Education: The Economist Raves About How Children Succeed By Paul Tough
Character traits like grit and perseverance tend to be more important indicators of success than innate intelligence alone. And Tough provides a plethora of multi-disciplinary research findings in his book to prove it. However, many schools today focus solely on improving students' test scores. Teaching them how to develop grit, dedication, and a resistance to adversity is outside of many teachers' comfort zone. However, Tough says that despite the fact that it's difficult to develop a character-based curriculum—it is possible, and necessary.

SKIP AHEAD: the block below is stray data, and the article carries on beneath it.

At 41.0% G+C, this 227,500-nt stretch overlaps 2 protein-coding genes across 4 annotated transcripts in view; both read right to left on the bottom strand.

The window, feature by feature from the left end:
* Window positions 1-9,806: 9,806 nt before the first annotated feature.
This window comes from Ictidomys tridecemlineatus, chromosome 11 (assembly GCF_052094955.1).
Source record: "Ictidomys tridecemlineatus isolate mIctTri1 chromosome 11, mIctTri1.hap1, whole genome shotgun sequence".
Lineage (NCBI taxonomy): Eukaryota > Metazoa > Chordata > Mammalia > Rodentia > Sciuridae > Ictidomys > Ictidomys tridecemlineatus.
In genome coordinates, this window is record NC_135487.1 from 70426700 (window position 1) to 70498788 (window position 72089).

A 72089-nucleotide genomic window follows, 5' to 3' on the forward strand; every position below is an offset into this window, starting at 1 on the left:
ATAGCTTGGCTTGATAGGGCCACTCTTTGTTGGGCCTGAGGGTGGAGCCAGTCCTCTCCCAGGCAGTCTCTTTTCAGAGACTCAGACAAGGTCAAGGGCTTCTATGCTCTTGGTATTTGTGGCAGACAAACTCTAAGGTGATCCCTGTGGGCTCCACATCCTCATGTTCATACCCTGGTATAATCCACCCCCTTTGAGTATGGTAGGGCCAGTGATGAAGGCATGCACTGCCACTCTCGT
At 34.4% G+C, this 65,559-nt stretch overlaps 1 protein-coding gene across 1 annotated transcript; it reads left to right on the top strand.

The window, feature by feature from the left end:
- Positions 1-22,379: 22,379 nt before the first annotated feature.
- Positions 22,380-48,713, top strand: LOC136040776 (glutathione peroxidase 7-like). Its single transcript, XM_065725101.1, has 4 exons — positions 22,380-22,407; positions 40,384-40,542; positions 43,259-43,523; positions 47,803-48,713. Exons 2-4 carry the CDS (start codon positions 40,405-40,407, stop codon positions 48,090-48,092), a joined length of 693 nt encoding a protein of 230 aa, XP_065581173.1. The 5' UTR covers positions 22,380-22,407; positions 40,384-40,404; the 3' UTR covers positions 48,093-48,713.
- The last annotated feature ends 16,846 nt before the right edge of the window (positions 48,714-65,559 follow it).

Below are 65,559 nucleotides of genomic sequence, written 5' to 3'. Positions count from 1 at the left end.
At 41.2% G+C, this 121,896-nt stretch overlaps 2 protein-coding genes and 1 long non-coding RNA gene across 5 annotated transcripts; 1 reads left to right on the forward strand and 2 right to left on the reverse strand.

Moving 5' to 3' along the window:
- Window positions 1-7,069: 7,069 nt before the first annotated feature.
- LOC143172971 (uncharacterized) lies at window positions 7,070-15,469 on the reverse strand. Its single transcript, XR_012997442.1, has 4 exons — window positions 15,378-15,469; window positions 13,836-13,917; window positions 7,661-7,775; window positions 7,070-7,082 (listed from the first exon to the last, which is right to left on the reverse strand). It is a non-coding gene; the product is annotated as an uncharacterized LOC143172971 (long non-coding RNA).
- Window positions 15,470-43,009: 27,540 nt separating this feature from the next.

The Economist cites Tough's "fascinating chapter" on progressive teaching methods as an example of how to move education forward. Tough documents the work of a young chess instructor in Brooklyn who uses chess matches as a method for teaching children how to recover from failure. A program in Chicago is also teaching students the important link between hard work and success. These progressive programs teach students that determination and hard-work are just as important as their intelligence. Tough's book, and his keynotes, challenge us to rethink our traditional model of education, and focus on the skills children really need to succeed.